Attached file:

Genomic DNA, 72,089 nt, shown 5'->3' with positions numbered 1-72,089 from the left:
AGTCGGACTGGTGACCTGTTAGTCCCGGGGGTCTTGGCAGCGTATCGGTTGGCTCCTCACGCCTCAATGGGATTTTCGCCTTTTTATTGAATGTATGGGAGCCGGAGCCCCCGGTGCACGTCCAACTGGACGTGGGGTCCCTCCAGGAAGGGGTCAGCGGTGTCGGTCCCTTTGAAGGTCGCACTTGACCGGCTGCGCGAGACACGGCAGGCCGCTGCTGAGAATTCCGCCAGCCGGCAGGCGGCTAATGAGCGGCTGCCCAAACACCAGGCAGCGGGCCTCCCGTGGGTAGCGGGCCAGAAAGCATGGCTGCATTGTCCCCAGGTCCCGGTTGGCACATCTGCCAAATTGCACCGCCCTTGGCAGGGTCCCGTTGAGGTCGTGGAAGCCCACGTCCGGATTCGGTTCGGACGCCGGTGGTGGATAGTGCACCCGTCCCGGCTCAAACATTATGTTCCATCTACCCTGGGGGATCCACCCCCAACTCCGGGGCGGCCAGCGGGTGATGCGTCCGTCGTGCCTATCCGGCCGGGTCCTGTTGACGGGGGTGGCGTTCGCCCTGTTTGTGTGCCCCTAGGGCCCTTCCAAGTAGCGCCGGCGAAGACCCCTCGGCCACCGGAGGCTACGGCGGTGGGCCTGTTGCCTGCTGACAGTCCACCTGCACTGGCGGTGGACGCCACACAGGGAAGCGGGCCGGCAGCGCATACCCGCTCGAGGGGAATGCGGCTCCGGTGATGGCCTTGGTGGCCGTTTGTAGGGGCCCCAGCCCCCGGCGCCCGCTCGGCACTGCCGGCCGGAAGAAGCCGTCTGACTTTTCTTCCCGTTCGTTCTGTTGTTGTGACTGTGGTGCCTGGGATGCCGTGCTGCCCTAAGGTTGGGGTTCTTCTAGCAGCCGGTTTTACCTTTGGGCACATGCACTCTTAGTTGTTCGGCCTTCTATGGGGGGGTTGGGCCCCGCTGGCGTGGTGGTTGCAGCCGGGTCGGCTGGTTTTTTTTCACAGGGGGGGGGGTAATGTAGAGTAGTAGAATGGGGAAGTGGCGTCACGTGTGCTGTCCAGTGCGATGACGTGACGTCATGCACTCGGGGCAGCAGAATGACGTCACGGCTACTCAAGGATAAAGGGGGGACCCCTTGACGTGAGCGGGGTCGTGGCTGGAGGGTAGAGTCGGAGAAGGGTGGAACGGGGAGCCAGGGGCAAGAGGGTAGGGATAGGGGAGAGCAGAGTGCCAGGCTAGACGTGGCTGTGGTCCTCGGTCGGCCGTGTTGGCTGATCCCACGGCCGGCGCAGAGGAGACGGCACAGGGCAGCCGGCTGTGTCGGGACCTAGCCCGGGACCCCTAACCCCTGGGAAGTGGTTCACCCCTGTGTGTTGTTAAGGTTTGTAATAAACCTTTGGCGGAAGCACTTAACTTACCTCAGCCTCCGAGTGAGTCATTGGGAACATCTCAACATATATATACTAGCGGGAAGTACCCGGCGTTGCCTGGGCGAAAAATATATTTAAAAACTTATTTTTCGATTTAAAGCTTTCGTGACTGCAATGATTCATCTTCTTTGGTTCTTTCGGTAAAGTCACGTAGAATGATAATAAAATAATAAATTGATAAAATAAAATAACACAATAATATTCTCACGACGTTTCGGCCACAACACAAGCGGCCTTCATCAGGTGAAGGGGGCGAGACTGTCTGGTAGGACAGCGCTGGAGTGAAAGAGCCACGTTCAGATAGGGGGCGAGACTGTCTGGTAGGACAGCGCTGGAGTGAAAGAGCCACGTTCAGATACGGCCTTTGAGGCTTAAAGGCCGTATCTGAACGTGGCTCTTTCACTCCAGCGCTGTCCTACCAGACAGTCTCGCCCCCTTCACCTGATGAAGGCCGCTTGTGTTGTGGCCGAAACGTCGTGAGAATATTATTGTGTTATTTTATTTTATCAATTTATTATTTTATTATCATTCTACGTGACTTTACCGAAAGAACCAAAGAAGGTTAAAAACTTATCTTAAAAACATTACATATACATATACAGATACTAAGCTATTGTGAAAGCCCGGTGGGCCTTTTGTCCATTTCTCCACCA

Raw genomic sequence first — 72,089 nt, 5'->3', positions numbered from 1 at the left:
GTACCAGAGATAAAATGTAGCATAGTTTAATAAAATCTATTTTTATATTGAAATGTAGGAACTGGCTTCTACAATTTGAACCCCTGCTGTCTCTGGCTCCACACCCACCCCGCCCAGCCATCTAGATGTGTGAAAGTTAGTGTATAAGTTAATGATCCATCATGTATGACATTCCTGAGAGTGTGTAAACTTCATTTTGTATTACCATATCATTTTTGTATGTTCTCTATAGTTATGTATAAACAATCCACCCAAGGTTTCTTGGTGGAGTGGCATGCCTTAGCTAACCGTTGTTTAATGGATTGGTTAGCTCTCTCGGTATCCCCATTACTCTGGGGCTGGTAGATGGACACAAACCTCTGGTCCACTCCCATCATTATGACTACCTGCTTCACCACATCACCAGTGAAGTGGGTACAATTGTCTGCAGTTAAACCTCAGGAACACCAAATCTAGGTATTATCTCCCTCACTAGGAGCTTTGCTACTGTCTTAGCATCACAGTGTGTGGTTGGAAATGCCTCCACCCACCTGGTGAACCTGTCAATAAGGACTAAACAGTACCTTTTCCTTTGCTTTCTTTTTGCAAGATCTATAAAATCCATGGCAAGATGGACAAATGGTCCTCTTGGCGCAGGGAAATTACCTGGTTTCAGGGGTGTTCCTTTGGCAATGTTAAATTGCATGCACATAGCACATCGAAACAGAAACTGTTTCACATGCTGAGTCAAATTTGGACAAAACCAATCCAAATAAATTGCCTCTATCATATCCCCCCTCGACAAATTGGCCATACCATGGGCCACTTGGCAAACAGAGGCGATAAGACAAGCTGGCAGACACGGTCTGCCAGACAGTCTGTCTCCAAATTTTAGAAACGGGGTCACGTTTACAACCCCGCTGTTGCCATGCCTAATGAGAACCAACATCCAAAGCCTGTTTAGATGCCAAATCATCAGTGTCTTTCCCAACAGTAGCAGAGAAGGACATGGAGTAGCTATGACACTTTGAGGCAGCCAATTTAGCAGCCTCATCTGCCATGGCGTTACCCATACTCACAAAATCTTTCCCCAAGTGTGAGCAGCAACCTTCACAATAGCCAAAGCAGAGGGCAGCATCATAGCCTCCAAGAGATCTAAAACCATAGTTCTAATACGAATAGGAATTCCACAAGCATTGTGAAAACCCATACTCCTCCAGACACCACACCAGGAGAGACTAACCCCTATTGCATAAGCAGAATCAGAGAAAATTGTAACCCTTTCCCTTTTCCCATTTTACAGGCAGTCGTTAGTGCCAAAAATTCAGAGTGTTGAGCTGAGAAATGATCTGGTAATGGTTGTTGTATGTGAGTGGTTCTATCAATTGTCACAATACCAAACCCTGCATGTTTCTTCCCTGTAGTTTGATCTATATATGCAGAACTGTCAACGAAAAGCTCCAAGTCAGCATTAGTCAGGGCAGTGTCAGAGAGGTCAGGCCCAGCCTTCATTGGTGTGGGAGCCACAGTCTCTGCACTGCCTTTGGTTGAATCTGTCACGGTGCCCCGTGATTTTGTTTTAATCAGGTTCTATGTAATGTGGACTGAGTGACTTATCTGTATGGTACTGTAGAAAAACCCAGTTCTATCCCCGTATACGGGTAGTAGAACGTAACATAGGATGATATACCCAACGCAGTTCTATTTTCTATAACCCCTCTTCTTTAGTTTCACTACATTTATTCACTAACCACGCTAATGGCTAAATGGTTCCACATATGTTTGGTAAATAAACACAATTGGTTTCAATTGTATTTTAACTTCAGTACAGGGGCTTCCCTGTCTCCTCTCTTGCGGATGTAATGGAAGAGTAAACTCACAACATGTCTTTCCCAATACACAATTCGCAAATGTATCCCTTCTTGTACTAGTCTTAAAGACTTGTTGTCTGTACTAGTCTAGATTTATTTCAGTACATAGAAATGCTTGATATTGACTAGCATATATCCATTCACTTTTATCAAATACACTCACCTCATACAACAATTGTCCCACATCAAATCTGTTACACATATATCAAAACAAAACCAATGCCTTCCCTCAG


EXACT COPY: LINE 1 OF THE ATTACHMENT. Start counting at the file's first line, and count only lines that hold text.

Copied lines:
Genomic DNA, 72,089 nt, shown 5'->3' with positions numbered 1-72,089 from the left: